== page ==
By Katie Paxton
Published on Tuesday, January 29, 2008
The Faculty Early Career Development (CAREER) Program at The National Science Foundation awarded honors to Engineering professor Reza Olfati-Saber and computer science professor Fabio Pellacini, according to a Dartmouth press release. The awards honor beginning teachers who have integrated research and teaching into their career development and are considered emerging leaders in their fields. Olfati-Saber studies mobile sensor networks in relation to search and rescue, surveillance and disaster response. Pellacini plans to integrate computer graphics, design and animation to make synthetic imagery more accessible to non-professional computer users. Past recipients of this award include Dartmouth professors from the computer science, physics and astronomy, chemistry, linguistics and cognitive science program and psychological and brain sciences departments.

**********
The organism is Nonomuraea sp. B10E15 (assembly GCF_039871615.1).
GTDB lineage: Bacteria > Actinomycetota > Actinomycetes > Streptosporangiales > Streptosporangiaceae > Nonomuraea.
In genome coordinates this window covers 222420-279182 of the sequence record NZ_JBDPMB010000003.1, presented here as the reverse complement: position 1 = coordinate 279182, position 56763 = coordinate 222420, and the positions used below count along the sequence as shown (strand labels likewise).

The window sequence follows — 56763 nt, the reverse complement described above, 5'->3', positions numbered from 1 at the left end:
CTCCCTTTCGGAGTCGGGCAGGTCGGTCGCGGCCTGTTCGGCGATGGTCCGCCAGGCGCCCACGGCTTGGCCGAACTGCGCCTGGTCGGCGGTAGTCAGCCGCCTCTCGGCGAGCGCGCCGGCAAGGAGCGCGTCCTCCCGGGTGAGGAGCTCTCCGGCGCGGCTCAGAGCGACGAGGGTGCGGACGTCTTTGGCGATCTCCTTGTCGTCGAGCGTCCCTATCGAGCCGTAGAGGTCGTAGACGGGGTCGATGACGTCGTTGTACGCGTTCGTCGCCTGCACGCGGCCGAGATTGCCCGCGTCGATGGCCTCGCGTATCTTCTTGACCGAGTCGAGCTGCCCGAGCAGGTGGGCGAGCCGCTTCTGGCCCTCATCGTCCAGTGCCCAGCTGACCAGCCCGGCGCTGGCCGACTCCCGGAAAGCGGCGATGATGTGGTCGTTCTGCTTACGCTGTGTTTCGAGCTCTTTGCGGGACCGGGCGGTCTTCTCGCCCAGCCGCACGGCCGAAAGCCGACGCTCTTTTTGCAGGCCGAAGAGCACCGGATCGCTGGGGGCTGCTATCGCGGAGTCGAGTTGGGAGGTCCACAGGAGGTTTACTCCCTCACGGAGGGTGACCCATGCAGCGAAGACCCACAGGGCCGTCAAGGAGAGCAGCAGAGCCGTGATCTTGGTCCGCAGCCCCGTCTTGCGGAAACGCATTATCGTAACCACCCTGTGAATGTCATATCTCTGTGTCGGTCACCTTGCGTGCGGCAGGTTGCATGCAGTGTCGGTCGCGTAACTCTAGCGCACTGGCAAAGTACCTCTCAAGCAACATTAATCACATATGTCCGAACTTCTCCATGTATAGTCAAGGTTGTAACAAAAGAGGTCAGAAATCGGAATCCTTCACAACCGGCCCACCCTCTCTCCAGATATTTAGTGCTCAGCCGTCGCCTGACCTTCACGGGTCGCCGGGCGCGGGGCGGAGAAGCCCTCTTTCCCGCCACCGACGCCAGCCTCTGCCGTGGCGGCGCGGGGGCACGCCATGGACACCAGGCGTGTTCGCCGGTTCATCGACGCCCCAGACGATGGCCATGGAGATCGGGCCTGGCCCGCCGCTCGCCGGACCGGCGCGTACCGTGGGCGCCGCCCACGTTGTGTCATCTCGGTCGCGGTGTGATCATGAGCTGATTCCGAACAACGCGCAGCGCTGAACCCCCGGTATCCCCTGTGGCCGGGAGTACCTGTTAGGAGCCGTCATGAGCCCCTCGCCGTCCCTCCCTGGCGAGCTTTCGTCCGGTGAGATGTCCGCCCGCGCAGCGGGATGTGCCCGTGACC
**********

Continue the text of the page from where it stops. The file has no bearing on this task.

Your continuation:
Roxanne Karimi received the Karen Wetterhahn Memorial Award from the National Institute of Environmental Health Sciences' Superfund Basic Research Program (SBRP) in December, according to a Dartmouth press release. Karimi studied the movement and accumulation of metals like mercury in aquatic food webs and environments. The award honors chemistry professor Karen Wetterhahn, who served as the first director of Dartmouth's SBRP and died in 1997 from accidental chemical exposure. Wetterhahn also helped launch the College's Women In Science Project. Joshua Hamilton, professor of pharmacology and toxicology, director of Dartmouth's Center for Environmental Health Sciences and Wetterhahn's coworker, said, "I am especially proud of the strong students, both graduate and undergraduate, who have been trained in our program since it was established in 1995. I know Karen would consider that one of our top accomplishments." Past recipients of the award include Angeline Andrew, assistant professor of community and family medicine at DMS, and Anne Spuches, an assistant professor of chemistry at East Carolina University and a former postdoctoral fellow in the chemistry department.